Legal proceedings for Priya, Nadesalingam and their two Australian-born children continue on Monday, with lawyers fighting their deportation from Australia as they remain on Christmas Island.
As Monday brings another court hearing for the Tamil asylum seeker family currently being held on Christmas Island, their lawyer has a simple message.
"Don't forget about this family," Carina Ford told SBS News.
Priya, Nadesalingam and their two Australian-born daughters have been held on Christmas Island since August, while they fight their deportation from Australia.
The couple came to Australia separately by boat in 2012 and 2013 following Sri Lanka's civil war before having Kopika, four, and Tharunicaa, two.
They settled in the small Queensland town of Biloela for four years on a temporary bridging visa, which ran out in March 2018.
The family was then taken to a Melbourne detention facility where they lived until August, when the government attempted to deport them but was stopped by a court injunction.
They were then taken to Christmas Island - an Australian territory in the Indian Ocean, south of Java - with the Federal Court ruling they could remain 'in Australia' until the case is heard.
Final hearing date could be set
On Monday, a directions hearing will be held in the Federal Court in Melbourne for the family.
The family won't be present and Ms Ford said it will be a "largely procedural" affair "to determine further steps to be taken".
But, she said, "it may deal with a final hearing date".
The case rests on the youngest child, Tharunicaa, and her right to apply for a protection visa. The other family members have had their claims rejected.
Ms Ford said the hearing is an important reminder to Australia that the "isolated" family are the only individuals being held in Christmas Island's detention facilities.
"The frustrating part is, in most cases when you're running litigation in Australia you are not required to remain in detention, you live in the community, you contribute to the community, as they were doing before," she said.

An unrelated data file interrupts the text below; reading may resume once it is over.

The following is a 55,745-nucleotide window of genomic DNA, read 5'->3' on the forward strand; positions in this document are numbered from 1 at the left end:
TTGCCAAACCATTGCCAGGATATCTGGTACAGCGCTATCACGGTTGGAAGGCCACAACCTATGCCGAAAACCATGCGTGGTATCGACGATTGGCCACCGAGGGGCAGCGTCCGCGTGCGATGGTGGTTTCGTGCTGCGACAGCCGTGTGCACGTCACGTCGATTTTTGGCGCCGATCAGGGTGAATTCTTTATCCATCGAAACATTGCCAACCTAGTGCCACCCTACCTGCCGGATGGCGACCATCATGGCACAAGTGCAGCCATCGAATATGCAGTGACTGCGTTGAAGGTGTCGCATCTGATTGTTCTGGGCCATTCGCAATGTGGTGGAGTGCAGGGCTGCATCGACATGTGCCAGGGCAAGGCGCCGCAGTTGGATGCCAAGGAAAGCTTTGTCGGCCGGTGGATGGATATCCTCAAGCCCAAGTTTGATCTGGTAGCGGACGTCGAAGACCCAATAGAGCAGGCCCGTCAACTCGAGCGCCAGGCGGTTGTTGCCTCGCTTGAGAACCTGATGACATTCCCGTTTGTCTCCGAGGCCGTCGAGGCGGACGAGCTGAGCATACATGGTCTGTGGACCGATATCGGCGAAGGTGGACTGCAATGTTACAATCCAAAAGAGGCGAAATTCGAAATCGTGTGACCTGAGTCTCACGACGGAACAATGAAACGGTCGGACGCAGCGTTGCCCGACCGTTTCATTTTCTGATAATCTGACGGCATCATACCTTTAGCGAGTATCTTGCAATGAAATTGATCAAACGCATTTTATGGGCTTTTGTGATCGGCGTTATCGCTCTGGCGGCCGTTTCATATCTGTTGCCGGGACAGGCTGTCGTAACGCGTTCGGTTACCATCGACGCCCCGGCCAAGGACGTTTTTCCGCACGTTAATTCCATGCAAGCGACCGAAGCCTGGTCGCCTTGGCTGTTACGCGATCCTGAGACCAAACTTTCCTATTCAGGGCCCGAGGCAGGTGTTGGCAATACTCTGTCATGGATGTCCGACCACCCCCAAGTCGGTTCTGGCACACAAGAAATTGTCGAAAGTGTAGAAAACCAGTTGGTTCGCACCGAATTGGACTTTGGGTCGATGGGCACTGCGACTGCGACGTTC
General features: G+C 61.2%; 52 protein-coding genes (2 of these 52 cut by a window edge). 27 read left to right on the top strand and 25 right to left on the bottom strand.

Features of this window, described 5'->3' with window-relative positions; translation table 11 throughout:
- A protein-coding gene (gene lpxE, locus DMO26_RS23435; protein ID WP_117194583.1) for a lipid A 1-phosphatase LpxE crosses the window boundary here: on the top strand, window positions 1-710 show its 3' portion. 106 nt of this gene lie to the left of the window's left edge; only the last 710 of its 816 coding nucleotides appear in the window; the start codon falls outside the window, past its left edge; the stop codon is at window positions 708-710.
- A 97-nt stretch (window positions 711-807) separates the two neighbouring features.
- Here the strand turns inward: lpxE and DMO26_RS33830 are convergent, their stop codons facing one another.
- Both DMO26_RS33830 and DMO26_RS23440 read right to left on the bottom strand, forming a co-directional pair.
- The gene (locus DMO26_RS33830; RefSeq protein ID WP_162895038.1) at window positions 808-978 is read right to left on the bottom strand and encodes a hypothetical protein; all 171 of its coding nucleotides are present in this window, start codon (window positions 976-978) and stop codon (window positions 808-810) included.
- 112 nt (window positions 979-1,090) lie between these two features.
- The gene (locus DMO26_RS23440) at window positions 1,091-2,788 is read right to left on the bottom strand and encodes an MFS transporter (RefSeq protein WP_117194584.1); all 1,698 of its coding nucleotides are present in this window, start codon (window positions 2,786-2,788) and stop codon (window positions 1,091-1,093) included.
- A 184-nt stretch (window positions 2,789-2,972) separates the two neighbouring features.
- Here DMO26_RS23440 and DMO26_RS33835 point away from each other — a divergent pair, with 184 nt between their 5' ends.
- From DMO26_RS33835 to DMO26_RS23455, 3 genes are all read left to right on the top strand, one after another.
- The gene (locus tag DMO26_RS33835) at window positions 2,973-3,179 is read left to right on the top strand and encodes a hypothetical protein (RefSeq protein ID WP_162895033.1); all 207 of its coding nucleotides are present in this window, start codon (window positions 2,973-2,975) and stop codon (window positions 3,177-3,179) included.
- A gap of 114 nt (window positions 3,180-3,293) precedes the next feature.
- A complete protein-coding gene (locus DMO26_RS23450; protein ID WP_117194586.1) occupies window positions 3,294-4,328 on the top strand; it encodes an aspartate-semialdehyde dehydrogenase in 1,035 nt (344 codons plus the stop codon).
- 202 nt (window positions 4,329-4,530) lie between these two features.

"Why can't they be in the community while this is going on? There's really no logical reason that they can't be."
"They're not a security threat. They are a family with two young children ... And even if they needed to be in detention, there is absolutely no reason they need to be on Christmas Island."
Ms Ford said the government is keeping them there "probably to make a point" about border security.
But, she said, one positive was Kopika has now been able to "gain access to kindergarten outside of the detention, on the island".
Government stands firm
SBS News contacted the Department of Home Affairs about why the family is being held on Christmas Island.
A spokesperson pointed to Australian Border Force Commissioner Michael Outram's comments at Senate Estimates in October.
"Christmas Island was an option for me as the best place to manage the safety and security, subject to being able to satisfy myself that the family were able to access services, that the amenity there was suitable for children of the family and that we'd be able to manage any remote issues," he said at the time.
He said Melbourne detention was unsuitable as "I thought that protest activity caused a particular sort of risk to safety and security".
Home Affairs Minister Peter Dutton has repeatedly said the family will not remain in Australia.
In September, he controversially accused the parents of having "anchor babies" and said the case is costing taxpayers "literally millions of dollars".
"It's been made very clear to them at every turn that they were not going to stay in Australia and they still had children."
He has also said 1,500 other Tamils who arrived in Australia by boat have "safely" been deported back to Sri Lanka.
The family claims they would face persecution in Sri Lanka because of past family links to the banned Liberation Tigers of Tamil Eelam.
The Tamil Tigers separatist group were proscribed as a terrorist group by 32 countries during their insurgency against the Sri Lankan government. The militants were effectively defeated in 2009, after 26 years of bloody conflict.